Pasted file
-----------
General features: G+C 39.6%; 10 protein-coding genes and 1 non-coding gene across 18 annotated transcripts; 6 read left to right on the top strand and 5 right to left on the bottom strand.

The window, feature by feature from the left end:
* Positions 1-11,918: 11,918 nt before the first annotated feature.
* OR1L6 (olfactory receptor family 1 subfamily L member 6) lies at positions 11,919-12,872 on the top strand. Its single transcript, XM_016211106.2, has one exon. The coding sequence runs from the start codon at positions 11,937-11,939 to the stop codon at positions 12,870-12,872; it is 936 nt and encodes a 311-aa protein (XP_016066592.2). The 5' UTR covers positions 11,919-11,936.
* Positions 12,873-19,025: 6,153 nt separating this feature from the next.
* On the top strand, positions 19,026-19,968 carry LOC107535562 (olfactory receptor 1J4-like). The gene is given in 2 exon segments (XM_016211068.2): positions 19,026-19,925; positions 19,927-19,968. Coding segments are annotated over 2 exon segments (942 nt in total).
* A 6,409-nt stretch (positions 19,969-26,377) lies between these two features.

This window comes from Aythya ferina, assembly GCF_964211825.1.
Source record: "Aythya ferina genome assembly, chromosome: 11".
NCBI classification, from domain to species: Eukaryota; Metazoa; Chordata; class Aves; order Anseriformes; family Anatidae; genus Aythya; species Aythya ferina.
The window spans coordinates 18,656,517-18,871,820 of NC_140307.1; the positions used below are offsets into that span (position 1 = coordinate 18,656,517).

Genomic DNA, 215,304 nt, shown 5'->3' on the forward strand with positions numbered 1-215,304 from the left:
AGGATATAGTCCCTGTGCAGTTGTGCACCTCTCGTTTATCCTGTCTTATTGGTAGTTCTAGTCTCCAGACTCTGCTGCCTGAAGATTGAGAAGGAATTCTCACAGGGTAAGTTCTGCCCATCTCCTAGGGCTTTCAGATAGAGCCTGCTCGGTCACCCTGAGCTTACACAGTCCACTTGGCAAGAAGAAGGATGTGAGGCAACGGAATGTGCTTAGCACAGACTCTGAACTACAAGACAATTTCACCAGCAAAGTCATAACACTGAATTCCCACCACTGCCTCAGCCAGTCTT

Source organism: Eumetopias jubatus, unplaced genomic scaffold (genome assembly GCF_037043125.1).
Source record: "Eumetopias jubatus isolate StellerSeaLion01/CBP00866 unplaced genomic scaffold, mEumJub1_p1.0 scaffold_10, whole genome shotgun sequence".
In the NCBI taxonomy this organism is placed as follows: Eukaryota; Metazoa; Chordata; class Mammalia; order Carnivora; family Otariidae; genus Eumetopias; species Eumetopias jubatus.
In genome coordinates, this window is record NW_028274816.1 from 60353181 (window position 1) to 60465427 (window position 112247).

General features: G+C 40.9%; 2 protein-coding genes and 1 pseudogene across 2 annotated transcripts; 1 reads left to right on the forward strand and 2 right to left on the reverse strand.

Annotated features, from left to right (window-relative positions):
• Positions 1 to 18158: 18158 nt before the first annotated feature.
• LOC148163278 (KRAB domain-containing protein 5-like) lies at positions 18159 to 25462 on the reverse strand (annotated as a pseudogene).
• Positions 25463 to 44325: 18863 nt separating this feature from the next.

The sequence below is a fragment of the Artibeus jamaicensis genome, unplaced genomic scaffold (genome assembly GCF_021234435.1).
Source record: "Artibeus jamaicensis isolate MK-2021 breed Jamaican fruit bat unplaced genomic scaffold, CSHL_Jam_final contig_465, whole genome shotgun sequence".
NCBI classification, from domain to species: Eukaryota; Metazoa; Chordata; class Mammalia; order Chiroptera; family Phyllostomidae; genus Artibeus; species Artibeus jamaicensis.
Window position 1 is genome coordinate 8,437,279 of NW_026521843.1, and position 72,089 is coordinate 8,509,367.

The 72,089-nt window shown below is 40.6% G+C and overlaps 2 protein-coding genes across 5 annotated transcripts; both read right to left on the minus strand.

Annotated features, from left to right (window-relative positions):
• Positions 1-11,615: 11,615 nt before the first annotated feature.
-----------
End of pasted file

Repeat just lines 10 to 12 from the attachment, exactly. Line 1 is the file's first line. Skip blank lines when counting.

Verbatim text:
NCBI classification, from domain to species: Eukaryota; Metazoa; Chordata; class Aves; order Anseriformes; family Anatidae; genus Aythya; species Aythya ferina.
The window spans coordinates 18,656,517-18,871,820 of NC_140307.1; the positions used below are offsets into that span (position 1 = coordinate 18,656,517).

Genomic DNA, 215,304 nt, shown 5'->3' on the forward strand with positions numbered 1-215,304 from the left: